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I write to comment on the proposed settlement between the US Department of Justice and Microsoft (the Proposal). I believe that the Proposal makes progress in the right direction, but does not go far enough.
I am a British subject, and must therefore beg forgiveness for intruding on a case being heard in the United States. However Microsoft is a multinational company, and holds a similar market position in both the US and Britain. If it is implemented then the Proposal will have essentially the same impact on both our countries. Finally I note that the European Union is considering its own action to curb the Microsoft monopoly, but is awaiting the resolution of the US case. I therefore feel that I have a legitimate interest in the outcome of this case, and submit my comments accordingly.
I hold a degree in Computing Systems from University College Cardiff (now part of the University of Cardiff). I have been a practicing computer scientist ever since. I have been following the Microsoft case with great interest since it started.
Microsoft currently holds a dominant position in the computer software industry, and as I shall show below it maintains this position through control of proprietary interfaces.
I believe that a fair and effective remedy should destroy the competitive advantage that Microsoft gains through its control of interfaces, but still allow it to compete and innovate on equal terms with its competitors.
(In the longer term I would suggest that legislation be created to require all software companies above a certain size to publish the details of their interfaces, and thereby create a truly level playing field in the software market. However that is not the subject of this note.)
Over the past decade Microsoft has repeatedly demonstrated a willingness to evade or ignore regulations aimed at curbing its monopoly power. There is no reason to expect this behaviour to change. Therefore any effective remedy must be drafted to block not only the past misdeeds of Microsoft but any it might devise in the future. The rules under which Microsoft is to operate must be unambiguous and, as far as possible, free from the need to make value judgements as to whether Microsoft has fulfiled its obligations sufficiently.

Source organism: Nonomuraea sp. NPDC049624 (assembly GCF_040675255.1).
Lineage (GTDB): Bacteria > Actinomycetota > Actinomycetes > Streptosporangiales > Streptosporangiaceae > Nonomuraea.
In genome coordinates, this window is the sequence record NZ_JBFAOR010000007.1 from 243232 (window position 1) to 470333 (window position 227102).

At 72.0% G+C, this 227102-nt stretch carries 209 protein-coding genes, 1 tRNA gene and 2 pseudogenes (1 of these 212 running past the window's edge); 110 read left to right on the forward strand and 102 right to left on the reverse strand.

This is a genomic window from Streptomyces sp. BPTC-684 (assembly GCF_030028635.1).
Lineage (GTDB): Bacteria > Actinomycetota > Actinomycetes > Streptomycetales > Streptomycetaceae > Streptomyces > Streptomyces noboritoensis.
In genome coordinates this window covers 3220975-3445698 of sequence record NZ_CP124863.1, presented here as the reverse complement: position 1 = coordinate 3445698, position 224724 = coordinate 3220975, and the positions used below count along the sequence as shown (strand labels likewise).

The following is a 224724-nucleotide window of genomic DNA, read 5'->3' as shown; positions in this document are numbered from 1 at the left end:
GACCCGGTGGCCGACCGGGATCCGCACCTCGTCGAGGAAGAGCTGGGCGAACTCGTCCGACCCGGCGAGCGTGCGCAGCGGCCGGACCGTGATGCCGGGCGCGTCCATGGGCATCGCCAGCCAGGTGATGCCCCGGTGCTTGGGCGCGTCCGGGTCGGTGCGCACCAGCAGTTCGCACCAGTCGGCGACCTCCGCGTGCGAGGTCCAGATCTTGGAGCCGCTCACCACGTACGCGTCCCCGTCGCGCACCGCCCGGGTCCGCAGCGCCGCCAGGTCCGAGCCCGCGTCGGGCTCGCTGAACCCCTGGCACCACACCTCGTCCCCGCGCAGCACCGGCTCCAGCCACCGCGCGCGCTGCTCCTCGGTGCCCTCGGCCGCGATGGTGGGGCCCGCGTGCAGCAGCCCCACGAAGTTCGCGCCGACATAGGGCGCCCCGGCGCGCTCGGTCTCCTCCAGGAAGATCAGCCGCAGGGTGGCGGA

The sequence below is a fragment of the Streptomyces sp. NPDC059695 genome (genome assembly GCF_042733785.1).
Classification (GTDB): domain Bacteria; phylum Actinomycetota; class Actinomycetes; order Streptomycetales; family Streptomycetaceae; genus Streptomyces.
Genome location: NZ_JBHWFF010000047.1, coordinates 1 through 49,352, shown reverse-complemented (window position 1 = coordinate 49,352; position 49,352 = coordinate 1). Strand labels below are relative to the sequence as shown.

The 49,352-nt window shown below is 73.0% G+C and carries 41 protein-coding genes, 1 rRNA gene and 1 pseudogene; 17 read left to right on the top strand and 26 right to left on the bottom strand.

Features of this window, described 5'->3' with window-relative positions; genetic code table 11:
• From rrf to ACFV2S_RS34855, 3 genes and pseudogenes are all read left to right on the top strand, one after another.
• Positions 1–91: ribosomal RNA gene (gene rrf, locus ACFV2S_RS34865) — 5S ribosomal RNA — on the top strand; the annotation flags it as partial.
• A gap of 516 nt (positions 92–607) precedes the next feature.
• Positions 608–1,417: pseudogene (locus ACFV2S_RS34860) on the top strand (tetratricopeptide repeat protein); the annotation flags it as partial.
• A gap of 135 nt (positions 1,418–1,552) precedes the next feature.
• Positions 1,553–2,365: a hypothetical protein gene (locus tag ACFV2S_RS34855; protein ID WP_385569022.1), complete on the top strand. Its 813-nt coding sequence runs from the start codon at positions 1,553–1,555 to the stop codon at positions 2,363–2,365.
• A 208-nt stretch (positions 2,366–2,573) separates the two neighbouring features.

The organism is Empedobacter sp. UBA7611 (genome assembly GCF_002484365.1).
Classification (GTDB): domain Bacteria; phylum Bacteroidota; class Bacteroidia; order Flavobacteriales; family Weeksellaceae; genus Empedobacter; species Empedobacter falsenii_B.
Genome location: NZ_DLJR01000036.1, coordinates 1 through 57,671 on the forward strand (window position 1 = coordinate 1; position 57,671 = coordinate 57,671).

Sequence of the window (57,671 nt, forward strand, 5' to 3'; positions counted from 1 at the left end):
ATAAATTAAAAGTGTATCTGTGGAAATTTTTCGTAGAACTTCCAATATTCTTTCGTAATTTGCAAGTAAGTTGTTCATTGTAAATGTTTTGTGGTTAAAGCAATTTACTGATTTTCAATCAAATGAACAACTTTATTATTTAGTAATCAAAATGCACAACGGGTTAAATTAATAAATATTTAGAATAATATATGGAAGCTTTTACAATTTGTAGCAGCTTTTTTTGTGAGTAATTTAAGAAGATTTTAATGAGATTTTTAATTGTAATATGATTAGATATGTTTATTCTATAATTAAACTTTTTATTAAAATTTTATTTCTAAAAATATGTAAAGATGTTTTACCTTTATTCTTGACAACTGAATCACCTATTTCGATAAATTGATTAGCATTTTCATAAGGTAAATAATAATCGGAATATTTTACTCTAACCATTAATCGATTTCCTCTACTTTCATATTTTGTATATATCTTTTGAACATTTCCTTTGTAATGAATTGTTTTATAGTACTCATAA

The current case was originally concerned with the alleged tying of Microsoft Internet Explorer with Windows 95, in violation of anti-trust law. However the list of features which users expect to find in an operating system has evolved over time, and continues to do so. A previous example concerns "disk defragmenters", which optimise the arrangement of data on a disk in order to speed up access. Before Windows 95 these programs were sold separately by competitors to Microsoft. When Windows 95 was released it included a disk defragmenter. The competing companies could no longer sell their existing products, but there was no public outcry because disk defragmentation is generally considered to be a function of the operating system. Similarly when Microsoft first bundled Internet Explorer with Windows a web browser was considered an application. Today most consumers would expect to find it bundled with the operating system.
Suppose that ten years ago Microsoft had been effectively prevented from adding new features to Windows: today a modern PC would have to include a dozen or more small packages of software that would be more economically produced and sold as a single product. Computer vendors would have to purchase and integrate all of these small packages, and buyers would have to cope with a bewildering checklist of small but important items that they would have to ensure their computer included. The variation in quality and operation of these packages would present serious challenges to the use and maintenance of different PCs. Such a situation would not be in the interests of the consumer.
Thus a fair and effective remedy cannot enjoin Microsoft from ever bundling new functionality in its products, even when a market for that functionality already exists and is serviced by third party products.
US anti-trust law deals with this point by requiring that product tying of this sort be of benefit to consumers, and prohibiting predatory pricing. However this principle is of little help in the software market:
Therefore I must reluctantly conclude that regulating Microsoft's ability to tie products is likely to do more harm than good, and should not be included in the final remedy. Microsoft should be left free to determine what functionality is included in each of its products.
The Proposal also sets rules for the related issue of the "Desktop". This properly prevents Microsoft from ensuring that its products are more prominent on the desktop than those of its competitors. Such user interface concerns are important, but are not the subject of this note.